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24/30/60 fps comparison

post #1 of 82
Thread Starter 

Post update: some dead links removed 07-07-13.

 

A shot history of frame rates:

(link)

 

 

 

 

This video shows what happens when frames are repeated symmetrically (30fps @ 60Hz), vs not being repeated at all (60fps @ 60Hz). 120hz TVs and their controversial "soap opera" look fall in this last category. See if you can tell a difference.


(link)





Original file on Vimeo (taken with an Aiptek Action HD 720p-60 camcorder with high shutter speed).


Edited by borf - 8/10/13 at 10:27am
post #2 of 82
I'll take a look at these later on tomorrow.
post #3 of 82
Thank you borf!
My computer is too slow, unfortunately. But it's very easy to download and play.
post #4 of 82
Just got a chance to check these out. I guess that is the definition of judder.

Edit: Oh and by the way the downloading was fantastic, I got up over 600KBps.
post #5 of 82
Thread Starter 
Ok file size was greatly reduced. They should d/l faster and play a lot smoother. I am liking MediaFire a lot.
post #6 of 82
Wow, the 24 vs 60 looks jarring.

It should be added movies intentionally add motion blur to their films so 24fps does not look as bad as in that video.

Thanks for the video, anyone wanting to know how framerate matter or whatnot should definitely reference your post.
post #7 of 82
Thread Starter 
Quote:
Originally Posted by wtfer View Post

Wow, the 24 vs 60 looks jarring.

It should be added movies intentionally add motion blur to their films so 24fps does not look as bad as in that video.

Ok movie with added motion blur comming up.
I wanted to try that anyway.
post #8 of 82
24fps...oh my eyes, my eyes!
post #9 of 82
Thread Starter 

Blurry 24 - Someone else made this video but it shows how blur can smooth out low juddery frame rates (with a loss in detail)
Smooth 60fps also shown with no detail loss. Enjoy.

(link)


Edited by borf - 7/7/13 at 10:54am
post #10 of 82
Thread Starter 

Might as well add the "wagon wheel effect" - If you noticed the taxi cab's wheels going backwards you saw "the wagon wheel effect" - another problem with shooting at low frame rates.
 




Ever watch a western where the coach wheels go backwards.
Ever see the same watching car spokes at night under a 60hz street lamp.
(It won't happen during the day unless you get spinning rims )
In these cases the "frame rate" (street light frequency or camera shutter) is matching the object's frequency of motion.

"frequency of motion" being - the frequency at which stuff repeats when moving, like fence posts, bricks, wheel spokes ect.
Nature is pretty random so it happens mostly when moving past human constructs and urban scenes imo.

Cinematographers use a simple rule to avoid the "wagon wheel effect" and try to go by it:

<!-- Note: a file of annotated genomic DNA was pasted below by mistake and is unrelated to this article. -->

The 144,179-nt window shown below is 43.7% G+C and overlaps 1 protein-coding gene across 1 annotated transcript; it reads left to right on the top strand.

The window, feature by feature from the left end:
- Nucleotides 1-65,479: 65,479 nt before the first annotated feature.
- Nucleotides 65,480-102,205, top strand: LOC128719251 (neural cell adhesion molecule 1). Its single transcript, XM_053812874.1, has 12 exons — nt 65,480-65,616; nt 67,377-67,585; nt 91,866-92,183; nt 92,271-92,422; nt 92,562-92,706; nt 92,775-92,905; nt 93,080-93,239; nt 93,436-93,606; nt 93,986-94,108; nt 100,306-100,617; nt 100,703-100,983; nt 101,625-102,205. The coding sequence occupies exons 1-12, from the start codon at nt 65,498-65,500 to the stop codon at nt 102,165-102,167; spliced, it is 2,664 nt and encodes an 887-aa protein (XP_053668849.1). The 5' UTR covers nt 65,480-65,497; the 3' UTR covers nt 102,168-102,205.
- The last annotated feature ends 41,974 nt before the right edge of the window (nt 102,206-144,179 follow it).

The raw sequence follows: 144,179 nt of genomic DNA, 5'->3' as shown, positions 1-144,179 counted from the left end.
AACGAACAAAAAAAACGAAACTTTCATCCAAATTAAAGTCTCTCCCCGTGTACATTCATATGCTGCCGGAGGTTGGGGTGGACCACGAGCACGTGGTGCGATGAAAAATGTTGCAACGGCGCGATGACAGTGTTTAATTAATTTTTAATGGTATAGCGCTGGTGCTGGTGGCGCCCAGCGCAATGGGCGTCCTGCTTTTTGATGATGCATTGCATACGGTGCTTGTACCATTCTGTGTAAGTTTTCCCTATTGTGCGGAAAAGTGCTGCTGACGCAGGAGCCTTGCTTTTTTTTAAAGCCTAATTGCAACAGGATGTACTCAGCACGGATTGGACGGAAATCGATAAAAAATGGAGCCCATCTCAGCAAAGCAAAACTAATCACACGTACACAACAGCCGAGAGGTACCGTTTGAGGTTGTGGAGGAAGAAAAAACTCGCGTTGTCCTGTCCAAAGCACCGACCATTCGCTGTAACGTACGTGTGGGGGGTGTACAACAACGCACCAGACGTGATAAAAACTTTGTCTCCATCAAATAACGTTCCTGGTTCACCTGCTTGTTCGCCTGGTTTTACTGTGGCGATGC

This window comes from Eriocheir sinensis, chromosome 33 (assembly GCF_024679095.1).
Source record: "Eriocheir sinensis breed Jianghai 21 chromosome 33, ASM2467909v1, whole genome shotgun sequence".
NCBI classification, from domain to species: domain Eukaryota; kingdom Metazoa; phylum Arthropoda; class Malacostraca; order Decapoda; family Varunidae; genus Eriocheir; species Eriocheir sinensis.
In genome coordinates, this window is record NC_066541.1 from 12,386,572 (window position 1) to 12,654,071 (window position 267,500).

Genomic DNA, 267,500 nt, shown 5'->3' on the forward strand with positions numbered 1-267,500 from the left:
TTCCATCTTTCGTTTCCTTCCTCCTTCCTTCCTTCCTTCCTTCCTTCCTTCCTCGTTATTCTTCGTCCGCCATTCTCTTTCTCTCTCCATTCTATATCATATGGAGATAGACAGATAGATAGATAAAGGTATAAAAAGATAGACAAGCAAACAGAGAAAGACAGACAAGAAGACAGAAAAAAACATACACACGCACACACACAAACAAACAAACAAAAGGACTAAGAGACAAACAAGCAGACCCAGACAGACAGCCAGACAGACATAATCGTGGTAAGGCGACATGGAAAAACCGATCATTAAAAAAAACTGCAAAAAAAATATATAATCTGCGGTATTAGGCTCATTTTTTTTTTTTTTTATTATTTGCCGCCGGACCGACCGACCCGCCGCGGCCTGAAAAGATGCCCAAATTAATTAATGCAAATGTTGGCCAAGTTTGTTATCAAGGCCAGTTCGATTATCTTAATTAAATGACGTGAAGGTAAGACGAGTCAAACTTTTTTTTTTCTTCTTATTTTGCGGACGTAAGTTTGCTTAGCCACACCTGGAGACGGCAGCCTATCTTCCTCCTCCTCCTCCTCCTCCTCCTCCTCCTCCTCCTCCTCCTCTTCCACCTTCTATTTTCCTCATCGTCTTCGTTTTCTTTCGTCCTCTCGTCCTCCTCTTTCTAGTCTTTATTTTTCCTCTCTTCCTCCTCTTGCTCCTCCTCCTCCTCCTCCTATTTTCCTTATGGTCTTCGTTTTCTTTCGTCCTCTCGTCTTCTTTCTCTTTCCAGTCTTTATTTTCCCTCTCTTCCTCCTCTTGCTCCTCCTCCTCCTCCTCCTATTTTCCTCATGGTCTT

Keep a frame rate at least twice that of any "frequencies" in the scene.


I wanted to see if the theory held up. According to the theory anything moving at a frequency of 24hz should come to a complete stop (in a 24fps movie).
In other words the camera should capture the object in exactly the same spot every time, if the shutter is in sync with the object.
(keep in mind the objects are still moving though - here's what happened. ).

(LINK)

Neat-o...and once again blur comes to the rescue when watching the next clip:

(LINK)

The "blur-it-away" principle is used to hide all kinds of video artifacts - from noise reduction techniques to de-interlacing. Its like spreading food around your plate to make it look like you ate something. Blur reduces overall quality and as in the case of low frame rates, there are usually better ways imo.


Edited by borf - 7/7/13 at 10:51am
post #11 of 82
Since this is forum has science in its name, there's an alternative way of thinking about frame rates, shutter speed and motion blur.

The frame rate is the temporal sampling of the image. If the temporal signature of the motion you're trying to capture is significantly higher than your frame rate, you end up with temporal aliasing, which manifests as strobing (wheels going backwards etc.).

Basic sampling theory says the highest temporal frequency you can actually render at 24 fps is motion on the order of 12 Hz. So either you make sure you don't shoot anything moving faster than 12 Hz, or you use a temporal low-pass filter. That is to say, you decrease the shutter speed and allow more motion blur.

If you shoot 24p content with a high shutter - you are simply begging for strobing effects. This is what occurs in computer games, since they tend not to render motion blur. While it is actually possible to render motion blur for computer games, it requires at least as much horsepower as rendering out higher frame rates.

In short, 24p without motion blur is just dumb.
post #12 of 82
Thread Starter 
Quote:
Originally Posted by -Spiff- View Post